Renyi divergence variational inference



In order to get a better understanding of Edward mechanic (and also because it will be useful for my research), I would like to implement the Renyi variational objective (paper) in Edward. A public implementation in Tensorflow is available (github), so I though it would be quite an easy project to start with.

I’ve attached a 1st version of the code and an example on VAE.
It’s running, does something sensible but I still think it’s not completely correct.
Can someone please check the logic?
Code: inference objectexample

Here are some details:
To compute the Renyi ELBO they use 3 tricks:

  1. Reparametrization trick
  2. Stochastic approximation of the joint likelihood
  3. Monte Carlo approximation of the VR bound

So I thought using the klqp and more specifically the reparametrized non analytic version “build_reparam_loss_and_gradients” as a template was a good start.

If I have understand correctly, in “p_log_prob” and “q_log_prob” there’s a “n_samples” estimate of the joint likelihood and the variational approximate.
From the docstring of “build_reparam_loss_and_gradients”:

Computed by sampling from $q(z;\lambda)$ and evaluating the expectation using Monte Carlo sampling.

So I think that should be trick 2 and 3 covered. Are I’m completely wrong?

After looking at the code from klqp, I’m not sure where the reparametrization trick is applied. But I think I’ve done everything in the same way so it should be used. Can someone confirm/help with that?



The code looks great. Some comments:

  • In, we don’t place the build_loss_and_gradients function as a method inside KLqp because we use it across many KLqp algorithms. Since your function is only used in one class, it’s recommended you write it as a method (c.f.,
  • What’s justification for a default alpha=0.2?
  • What does a ‘min’ backward pass correspond to? I’m not sure if I recall a VR-min; does it correspond to alpha -> \infty? I haven’t done the math.
  • Is the logF = tf.reshape(logF, [inference.n_samples, 1]) reshape necessary? Seems like you could just do logF = tf.stack(logF)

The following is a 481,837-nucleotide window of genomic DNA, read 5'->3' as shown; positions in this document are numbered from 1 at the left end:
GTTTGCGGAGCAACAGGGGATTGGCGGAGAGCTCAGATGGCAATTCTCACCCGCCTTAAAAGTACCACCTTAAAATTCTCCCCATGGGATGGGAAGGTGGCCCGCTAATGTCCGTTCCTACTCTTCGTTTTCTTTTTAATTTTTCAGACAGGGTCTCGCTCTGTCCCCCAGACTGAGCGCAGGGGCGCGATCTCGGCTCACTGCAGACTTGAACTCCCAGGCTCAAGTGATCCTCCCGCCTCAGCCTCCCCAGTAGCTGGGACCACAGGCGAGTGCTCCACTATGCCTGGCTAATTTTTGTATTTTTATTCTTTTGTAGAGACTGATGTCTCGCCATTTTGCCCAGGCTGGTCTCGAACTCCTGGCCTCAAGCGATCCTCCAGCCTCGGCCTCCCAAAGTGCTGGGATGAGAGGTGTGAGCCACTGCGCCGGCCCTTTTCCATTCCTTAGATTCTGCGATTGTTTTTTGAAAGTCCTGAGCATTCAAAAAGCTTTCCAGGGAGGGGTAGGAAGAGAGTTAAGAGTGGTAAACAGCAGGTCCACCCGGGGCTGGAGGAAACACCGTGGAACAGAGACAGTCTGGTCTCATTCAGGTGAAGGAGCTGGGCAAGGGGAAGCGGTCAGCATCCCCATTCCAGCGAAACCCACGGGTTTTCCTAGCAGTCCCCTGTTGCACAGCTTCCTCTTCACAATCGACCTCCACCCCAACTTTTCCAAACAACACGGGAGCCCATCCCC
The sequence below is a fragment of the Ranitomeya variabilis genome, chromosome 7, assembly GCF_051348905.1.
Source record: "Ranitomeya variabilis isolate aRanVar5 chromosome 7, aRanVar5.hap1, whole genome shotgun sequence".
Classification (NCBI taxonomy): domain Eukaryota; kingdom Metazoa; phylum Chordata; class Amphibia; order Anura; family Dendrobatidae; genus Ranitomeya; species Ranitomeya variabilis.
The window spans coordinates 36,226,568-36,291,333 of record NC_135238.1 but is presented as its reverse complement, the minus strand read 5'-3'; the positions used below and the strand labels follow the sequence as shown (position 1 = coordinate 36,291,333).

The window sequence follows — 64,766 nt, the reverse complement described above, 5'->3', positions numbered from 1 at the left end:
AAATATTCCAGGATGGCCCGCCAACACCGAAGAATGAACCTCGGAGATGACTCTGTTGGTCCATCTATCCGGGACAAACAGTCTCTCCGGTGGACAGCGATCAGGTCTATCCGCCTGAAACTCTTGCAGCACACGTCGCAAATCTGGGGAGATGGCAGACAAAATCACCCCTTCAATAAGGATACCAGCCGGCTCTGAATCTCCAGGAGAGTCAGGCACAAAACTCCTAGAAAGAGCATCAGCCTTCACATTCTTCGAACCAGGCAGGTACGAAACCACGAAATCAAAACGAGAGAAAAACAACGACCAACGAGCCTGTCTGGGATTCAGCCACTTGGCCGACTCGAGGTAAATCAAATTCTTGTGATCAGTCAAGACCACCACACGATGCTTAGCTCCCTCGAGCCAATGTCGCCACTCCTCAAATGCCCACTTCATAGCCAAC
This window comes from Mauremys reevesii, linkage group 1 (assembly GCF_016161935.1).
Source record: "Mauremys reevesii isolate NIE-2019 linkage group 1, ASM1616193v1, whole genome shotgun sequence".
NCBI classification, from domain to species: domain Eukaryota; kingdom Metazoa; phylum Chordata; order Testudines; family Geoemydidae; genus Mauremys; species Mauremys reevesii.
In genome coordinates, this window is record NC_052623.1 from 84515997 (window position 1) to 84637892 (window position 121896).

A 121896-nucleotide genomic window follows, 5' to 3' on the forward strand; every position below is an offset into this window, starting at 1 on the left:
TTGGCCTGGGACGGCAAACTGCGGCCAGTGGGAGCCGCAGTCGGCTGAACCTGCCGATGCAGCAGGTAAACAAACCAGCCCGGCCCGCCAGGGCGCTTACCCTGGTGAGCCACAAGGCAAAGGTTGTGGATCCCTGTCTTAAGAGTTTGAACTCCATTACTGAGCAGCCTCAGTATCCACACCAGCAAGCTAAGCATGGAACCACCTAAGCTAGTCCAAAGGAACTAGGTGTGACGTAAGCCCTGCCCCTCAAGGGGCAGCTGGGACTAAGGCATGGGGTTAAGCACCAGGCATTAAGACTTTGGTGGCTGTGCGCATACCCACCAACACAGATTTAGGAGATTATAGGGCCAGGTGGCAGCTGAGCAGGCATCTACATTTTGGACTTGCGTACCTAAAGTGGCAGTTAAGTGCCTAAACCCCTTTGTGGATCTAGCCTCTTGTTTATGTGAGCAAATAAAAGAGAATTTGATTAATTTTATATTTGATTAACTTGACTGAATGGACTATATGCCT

• Since you only clip on the LHS, you can change logF = tf.log(tf.clip_by_value(tf.reduce_mean(tf.exp(logF - logF_max), 0), 1e-9, np.inf)) to use tf.maximum(1e-9, *).

Would you be interested in submitting a PR? The algorithm would be a nice addition to Edward’s arsenal.

You’re correct. But it also covers trick 1: if the distributions have the property reparameterization_type == tf.contrib.distributions.FULLY_REPARAMETERIZED, then gradients with respect to distribution parameters backpropagate through the sampling. See also discussion in


Thanks for the very detailed reply.

Yes that make sense. I’ll change that.

None. It was just to avoid being by default in a special case for testing in case I was not using the correct way to feed the parameter alpha. If I was to release the code I would set a default alpha=1. to get VI by default.

I need to do the math to but yes that my intuition on this. alpha -> \infty correspond to a zero-enforcing behavior. In that case it would make sense to learn from the sample with the smallest loss (hand waving here — I’ll do the math).

True. I’ll remove that

Again true.

Sure why not. Let me clean the code a bit, do the math for VR-min and I’ll open a request.

Informative pointer thanks.